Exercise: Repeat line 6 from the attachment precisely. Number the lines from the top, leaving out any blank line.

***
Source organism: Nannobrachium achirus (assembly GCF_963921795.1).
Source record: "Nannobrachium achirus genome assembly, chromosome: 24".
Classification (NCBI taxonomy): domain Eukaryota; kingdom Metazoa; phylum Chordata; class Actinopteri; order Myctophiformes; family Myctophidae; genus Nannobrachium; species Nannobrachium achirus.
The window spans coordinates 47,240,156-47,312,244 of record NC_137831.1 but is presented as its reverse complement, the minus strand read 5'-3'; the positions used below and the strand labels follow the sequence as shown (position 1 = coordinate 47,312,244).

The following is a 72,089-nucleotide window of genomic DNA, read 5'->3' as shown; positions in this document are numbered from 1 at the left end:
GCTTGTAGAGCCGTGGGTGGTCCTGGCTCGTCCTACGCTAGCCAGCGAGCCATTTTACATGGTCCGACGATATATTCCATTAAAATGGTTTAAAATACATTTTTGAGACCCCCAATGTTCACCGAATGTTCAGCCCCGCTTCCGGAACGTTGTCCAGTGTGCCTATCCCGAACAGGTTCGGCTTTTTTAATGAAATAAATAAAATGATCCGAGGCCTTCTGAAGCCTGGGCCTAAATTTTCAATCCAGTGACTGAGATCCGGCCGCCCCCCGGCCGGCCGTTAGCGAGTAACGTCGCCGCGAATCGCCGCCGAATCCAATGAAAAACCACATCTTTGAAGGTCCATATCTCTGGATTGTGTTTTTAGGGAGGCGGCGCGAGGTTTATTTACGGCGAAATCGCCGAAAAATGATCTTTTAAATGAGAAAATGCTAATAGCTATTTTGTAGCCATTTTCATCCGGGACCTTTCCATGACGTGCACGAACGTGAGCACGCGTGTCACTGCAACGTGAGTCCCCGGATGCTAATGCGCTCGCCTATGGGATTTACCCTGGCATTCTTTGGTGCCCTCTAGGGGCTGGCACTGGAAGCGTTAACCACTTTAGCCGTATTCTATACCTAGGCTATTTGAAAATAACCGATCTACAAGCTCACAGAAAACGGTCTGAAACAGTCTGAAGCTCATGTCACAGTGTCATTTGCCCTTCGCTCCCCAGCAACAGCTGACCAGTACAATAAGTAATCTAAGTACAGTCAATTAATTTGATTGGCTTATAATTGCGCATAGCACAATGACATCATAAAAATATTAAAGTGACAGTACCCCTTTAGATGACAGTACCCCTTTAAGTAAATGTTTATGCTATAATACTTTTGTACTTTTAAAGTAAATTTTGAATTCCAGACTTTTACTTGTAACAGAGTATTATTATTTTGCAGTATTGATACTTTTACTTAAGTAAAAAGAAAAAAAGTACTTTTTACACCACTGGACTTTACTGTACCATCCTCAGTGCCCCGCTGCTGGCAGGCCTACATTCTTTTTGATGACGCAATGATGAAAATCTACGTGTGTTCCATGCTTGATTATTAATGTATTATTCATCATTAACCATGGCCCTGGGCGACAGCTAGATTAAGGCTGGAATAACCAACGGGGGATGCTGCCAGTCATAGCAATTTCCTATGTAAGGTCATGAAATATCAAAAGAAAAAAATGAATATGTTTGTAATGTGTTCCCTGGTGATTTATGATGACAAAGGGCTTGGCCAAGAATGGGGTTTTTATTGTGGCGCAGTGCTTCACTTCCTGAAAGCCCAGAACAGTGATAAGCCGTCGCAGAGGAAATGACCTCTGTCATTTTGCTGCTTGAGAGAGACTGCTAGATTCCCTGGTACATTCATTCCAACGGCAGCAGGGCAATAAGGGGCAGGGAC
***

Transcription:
GCTTGTAGAGCCGTGGGTGGTCCTGGCTCGTCCTACGCTAGCCAGCGAGCCATTTTACATGGTCCGACGATATATTCCATTAAAATGGTTTAAAATACATTTTTGAGACCCCCAATGTTCACCGAATGTTCAGCCCCGCTTCCGGAACGTTGTCCAGTGTGCCTATCCCGAACAGGTTCGGCTTTTTTAATGAAATAAATAAAATGATCCGAGGCCTTCTGAAGCCTGGGCCTAAATTTTCAATCCAGTGACTGAGATCCGGCCGCCCCCCGGCCGGCCGTTAGCGAGTAACGTCGCCGCGAATCGCCGCCGAATCCAATGAAAAACCACATCTTTGAAGGTCCATATCTCTGGATTGTGTTTTTAGGGAGGCGGCGCGAGGTTTATTTACGGCGAAATCGCCGAAAAATGATCTTTTAAATGAGAAAATGCTAATAGCTATTTTGTAGCCATTTTCATCCGGGACCTTTCCATGACGTGCACGAACGTGAGCACGCGTGTCACTGCAACGTGAGTCCCCGGATGCTAATGCGCTCGCCTATGGGATTTACCCTGGCATTCTTTGGTGCCCTCTAGGGGCTGGCACTGGAAGCGTTAACCACTTTAGCCGTATTCTATACCTAGGCTATTTGAAAATAACCGATCTACAAGCTCACAGAAAACGGTCTGAAACAGTCTGAAGCTCATGTCACAGTGTCATTTGCCCTTCGCTCCCCAGCAACAGCTGACCAGTACAATAAGTAATCTAAGTACAGTCAATTAATTTGATTGGCTTATAATTGCGCATAGCACAATGACATCATAAAAATATTAAAGTGACAGTACCCCTTTAGATGACAGTACCCCTTTAAGTAAATGTTTATGCTATAATACTTTTGTACTTTTAAAGTAAATTTTGAATTCCAGACTTTTACTTGTAACAGAGTATTATTATTTTGCAGTATTGATACTTTTACTTAAGTAAAAAGAAAAAAAGTACTTTTTACACCACTGGACTTTACTGTACCATCCTCAGTGCCCCGCTGCTGGCAGGCCTACATTCTTTTTGATGACGCAATGATGAAAATCTACGTGTGTTCCATGCTTGATTATTAATGTATTATTCATCATTAACCATGGCCCTGGGCGACAGCTAGATTAAGGCTGGAATAACCAACGGGGGATGCTGCCAGTCATAGCAATTTCCTATGTAAGGTCATGAAATATCAAAAGAAAAAAATGAATATGTTTGTAATGTGTTCCCTGGTGATTTATGATGACAAAGGGCTTGGCCAAGAATGGGGTTTTTATTGTGGCGCAGTGCTTCACTTCCTGAAAGCCCAGAACAGTGATAAGCCGTCGCAGAGGAAATGACCTCTGTCATTTTGCTGCTTGAGAGAGACTGCTAGATTCCCTGGTACATTCATTCCAACGGCAGCAGGGCAATAAGGGGCAGGGAC